Brief History of WIN-Cru Transatlantic Partnership
South Sudan is the newest country in the world. Once the largest country in Africa, “The Sudan” split into two countries in July 2011. Although the succession was peaceful, the Christian majority of South Sudan was initially engulfed in a devastating civil war with northern Sudan that killed more than 2.5 million people. The 22-year war with the northern Arab part of Sudan destroyed a generation of South Sudanese’s chance for quality education and left the country poverty-stricken.
The literacy rate in South Sudan is the lowest in the world due to years of war with the Arab north and recently among its local tribes since South Sudan gained its independence. The first step towards transformation is taking the crucial step of educating South Sudan’s citizens. This is a similar strategy used by ex-slaves after slavery officially ended in the United States. Ex-slaves understood that their children needed a good education to survive. Education is a game changer in every nation.
Tribal war broke out in South Sudan in December 2013 and ended in February 2020, nearly 400 thousand people killed. More than 4 million were internally displaced or fled to Uganda and Sudan, neighboring countries. The fledgling nation lost much of its skilled workforce to the war. The youth and children were also used as soldiers. At the end of the civil war, famine flooded the country and continued to ravish the land. Some doubt the survival of the young fledging nation of South Sudan.
Minister Beverly Pegues-Tucker led teams to northern Sudan 3 times and South Sudan 8 times. In subsequent years they brought learning materials, food, grains, beans, maize, vegetable seeds, and water filters during their humanitarian aid mission. The team included Dr. Martha Cooper, whose father had served in USA-Aid in northern Sudan, Africa. As a result, Martha and her family relocated to be with her father for one year when she was 13 years old.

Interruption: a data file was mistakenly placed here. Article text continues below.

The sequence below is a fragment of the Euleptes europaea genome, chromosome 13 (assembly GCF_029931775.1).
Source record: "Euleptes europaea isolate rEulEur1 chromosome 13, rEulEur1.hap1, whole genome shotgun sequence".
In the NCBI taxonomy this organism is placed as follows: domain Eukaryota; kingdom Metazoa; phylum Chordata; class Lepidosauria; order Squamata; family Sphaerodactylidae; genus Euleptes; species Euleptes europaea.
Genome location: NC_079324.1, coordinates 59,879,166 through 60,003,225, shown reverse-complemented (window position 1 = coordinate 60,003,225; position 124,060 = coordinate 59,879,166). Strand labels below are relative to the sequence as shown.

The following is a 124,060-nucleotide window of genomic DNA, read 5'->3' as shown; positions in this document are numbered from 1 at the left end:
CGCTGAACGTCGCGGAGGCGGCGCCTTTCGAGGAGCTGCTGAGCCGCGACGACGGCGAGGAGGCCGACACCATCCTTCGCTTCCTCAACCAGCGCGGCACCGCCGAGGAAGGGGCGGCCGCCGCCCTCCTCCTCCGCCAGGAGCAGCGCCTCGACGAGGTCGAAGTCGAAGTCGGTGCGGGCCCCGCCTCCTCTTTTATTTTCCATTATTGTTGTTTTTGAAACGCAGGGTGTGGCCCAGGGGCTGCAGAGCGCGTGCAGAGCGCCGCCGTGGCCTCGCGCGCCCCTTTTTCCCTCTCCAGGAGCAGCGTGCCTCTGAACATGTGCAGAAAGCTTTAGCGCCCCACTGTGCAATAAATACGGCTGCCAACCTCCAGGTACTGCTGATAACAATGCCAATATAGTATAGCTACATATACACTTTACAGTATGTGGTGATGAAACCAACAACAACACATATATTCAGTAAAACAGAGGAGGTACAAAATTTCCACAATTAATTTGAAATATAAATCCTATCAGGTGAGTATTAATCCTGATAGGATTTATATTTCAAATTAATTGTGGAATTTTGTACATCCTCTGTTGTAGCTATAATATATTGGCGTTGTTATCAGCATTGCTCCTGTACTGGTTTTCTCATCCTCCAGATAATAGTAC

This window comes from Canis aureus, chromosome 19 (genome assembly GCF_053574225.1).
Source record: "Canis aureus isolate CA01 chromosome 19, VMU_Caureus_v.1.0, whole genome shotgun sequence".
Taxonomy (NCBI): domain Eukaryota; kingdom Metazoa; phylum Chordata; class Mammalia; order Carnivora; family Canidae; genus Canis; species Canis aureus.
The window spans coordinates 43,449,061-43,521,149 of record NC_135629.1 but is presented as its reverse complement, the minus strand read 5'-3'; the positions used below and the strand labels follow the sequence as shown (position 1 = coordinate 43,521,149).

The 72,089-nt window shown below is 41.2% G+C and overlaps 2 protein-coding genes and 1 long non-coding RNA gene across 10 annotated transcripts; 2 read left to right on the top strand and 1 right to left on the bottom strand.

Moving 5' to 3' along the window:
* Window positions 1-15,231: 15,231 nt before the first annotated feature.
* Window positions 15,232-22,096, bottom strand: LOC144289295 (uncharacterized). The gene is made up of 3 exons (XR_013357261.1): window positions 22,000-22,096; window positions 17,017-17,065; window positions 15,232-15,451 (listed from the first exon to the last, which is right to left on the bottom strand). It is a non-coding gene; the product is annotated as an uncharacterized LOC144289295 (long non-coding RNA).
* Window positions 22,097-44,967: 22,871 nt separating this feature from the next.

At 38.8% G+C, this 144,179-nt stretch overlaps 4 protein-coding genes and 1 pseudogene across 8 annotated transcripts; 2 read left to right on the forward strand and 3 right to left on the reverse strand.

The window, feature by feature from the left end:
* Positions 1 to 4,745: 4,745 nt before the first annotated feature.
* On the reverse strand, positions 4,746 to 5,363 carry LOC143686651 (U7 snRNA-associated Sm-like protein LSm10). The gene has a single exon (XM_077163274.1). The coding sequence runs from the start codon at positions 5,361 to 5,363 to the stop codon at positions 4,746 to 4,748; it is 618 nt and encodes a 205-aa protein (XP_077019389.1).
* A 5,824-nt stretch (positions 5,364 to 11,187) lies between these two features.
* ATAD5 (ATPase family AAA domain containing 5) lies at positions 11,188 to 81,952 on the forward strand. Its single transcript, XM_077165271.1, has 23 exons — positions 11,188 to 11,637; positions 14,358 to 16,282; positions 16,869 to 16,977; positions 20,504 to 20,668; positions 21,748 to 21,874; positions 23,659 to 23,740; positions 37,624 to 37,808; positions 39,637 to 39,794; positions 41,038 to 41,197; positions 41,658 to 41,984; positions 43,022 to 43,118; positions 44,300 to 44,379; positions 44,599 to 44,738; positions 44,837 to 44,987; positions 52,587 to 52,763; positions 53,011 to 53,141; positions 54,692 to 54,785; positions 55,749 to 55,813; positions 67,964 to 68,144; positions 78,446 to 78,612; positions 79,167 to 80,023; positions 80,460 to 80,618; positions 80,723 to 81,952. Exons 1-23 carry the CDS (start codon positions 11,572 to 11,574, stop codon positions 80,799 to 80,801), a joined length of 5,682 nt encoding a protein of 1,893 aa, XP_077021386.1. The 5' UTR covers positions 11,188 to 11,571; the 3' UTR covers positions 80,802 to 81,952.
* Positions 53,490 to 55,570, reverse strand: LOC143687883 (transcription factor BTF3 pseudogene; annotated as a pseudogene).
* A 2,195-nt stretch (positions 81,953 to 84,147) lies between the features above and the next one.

Pastor Gabriel Lagu Nicholas Oling, the Director of Cru, a Christian NGO, attended the Window International Network’s Leadership Training in Juba in January 2012 and March 2013. The leaders impressed Beverly’s teachings on the Seven Mountains That Transform Society and invited her back to learn more.
In 2014, the WIN-Cru Trans-Atlantic Partnership was formed with 25 Learning Centers. This project teaches South Sudanese children and adults how to read, write and speak English. Teaching English is essential because the country’s national language changed from Arabic to English after independence. To qualify for a government job and most NGOs, applicants must understand English. We estimate that our partnership is responsible for more than 3,500 people learning English.
The Learning Centers brought students of all ages, including a 60-year-old elderly gentleman. He passed the P8 exam that qualified him to attend the 8th grade. At 60, he wore his school uniform and went to school with youngsters!
In addition, we brought in an expert to teach the South Sudanese how to grow crops with a minimal water supply and how to use simple items to filter water. Some teachers continue to grow food that is helping to sustain their families during these difficult times.
Due to the Covid 19 pandemic, the WIN-Cru Learning Centers were reduced to 11. WIN will lead a team to South Sudan in October 2022 to encourage and train the volunteer teachers. They will purchase food consisting of grains, maize, beans, oil, water filters, and buckets. They will also purchase educational materials, including books, composition papers, notebooks, chalk, blackboard materials and paint, pencils, sharpeners, and erasers. WIN will purchase humanitarian aid items in Juba, South Sudan, to help with the circulation of money in the country. The aid will benefit 900 students and 60 teachers who are part of the WIN-Cru Partnership Project in South Sudan.